No More Swearing in Russian Jails

The Russian language has a reputation for being a harsh-sounding language. And as with any other language, there are certain words more vulgar than others. Some are very mild, some are very rude. You’re bound to hear curse words in the cities of Russia from the more colorful populous.

However, you won’t hear any in their prisons.

Via Mashable (click for more):

In Vladimir Putin’s Russia, there will be no swearing in jail.

Under a new rule imposed by the country’s Justice Ministry, detainees in pretrial detention centers will be prohibited from speaking in the salty Russian prison slang known as fenya, the Interfax news agency reported Thursday. 

Specifically, inmates will not be allowed to speak to each other in “threatening, insulting, defamatory language or slang.”

According to a 2002 story in The Moscow Times, fenya, “the language of the camps and prisons,” has been around for decades and even infiltrated modern Russian language as inmates were released.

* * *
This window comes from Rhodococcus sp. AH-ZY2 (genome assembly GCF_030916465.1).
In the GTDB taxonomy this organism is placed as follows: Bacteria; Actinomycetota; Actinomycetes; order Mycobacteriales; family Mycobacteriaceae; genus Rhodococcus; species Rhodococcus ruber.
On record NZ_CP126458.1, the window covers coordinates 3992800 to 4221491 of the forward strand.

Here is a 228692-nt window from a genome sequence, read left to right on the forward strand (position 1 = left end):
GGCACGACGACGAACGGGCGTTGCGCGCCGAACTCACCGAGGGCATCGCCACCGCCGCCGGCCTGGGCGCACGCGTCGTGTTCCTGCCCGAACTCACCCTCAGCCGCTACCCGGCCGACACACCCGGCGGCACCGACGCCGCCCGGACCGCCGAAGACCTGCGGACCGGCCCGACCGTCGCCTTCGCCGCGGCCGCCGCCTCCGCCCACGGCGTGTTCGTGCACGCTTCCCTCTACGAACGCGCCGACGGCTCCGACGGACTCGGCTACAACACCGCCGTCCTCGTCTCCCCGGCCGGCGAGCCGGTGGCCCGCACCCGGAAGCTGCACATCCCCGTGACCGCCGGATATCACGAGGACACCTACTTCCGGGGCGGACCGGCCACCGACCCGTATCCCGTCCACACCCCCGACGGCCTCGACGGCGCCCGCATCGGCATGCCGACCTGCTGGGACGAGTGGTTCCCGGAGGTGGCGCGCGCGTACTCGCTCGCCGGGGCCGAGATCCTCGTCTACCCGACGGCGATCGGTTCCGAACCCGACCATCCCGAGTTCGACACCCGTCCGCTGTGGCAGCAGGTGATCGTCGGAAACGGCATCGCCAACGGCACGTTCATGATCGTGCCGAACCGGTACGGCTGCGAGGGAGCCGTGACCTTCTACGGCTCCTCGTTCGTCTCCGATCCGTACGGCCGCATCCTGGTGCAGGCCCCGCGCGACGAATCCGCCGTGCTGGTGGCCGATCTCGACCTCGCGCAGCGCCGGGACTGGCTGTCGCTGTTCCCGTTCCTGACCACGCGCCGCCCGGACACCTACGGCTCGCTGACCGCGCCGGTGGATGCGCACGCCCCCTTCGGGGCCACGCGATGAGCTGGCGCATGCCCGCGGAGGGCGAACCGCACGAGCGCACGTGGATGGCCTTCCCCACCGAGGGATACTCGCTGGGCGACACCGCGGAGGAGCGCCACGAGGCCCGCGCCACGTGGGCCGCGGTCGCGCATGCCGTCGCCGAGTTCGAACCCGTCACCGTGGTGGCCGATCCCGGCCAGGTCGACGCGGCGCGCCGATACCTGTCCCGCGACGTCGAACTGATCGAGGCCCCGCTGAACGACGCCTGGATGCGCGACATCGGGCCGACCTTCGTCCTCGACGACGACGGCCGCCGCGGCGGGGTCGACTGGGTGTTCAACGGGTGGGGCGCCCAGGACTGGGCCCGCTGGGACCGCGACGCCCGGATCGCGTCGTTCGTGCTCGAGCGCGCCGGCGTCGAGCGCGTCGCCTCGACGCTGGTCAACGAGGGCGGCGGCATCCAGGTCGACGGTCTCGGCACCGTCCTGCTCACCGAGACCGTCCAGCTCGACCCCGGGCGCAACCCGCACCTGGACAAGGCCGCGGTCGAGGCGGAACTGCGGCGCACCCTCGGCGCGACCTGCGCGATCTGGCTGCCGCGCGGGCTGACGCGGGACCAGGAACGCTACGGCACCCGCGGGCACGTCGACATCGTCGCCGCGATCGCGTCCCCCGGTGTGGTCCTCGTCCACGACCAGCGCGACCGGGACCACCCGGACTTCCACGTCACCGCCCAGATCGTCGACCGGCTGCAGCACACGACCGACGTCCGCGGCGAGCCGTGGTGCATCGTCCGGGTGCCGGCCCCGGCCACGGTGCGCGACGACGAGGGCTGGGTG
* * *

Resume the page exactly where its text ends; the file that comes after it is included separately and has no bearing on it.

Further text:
“Developed over decades, it is made up of thousands of words and expressions that describe everything from a corpse (zhmurik) to a scam (kinut),” read the article. “As the zeks (prisoners) left the zone, they took their language with them, and fenya has infiltrated standard Russian to the point that many speakers don’t even know the unsavory derivations of the words they are using.”

The law is designed to help reduce the influence and spread of Russian gangs and gang-related mentality. On the flip side, according to the article, it is also “to promote Orthodox Christian and family values” as there was a similar law in 2014 banning swearing in all Russian movies and television.

I’m sure the prisoners will have a few choice words in regard to this.

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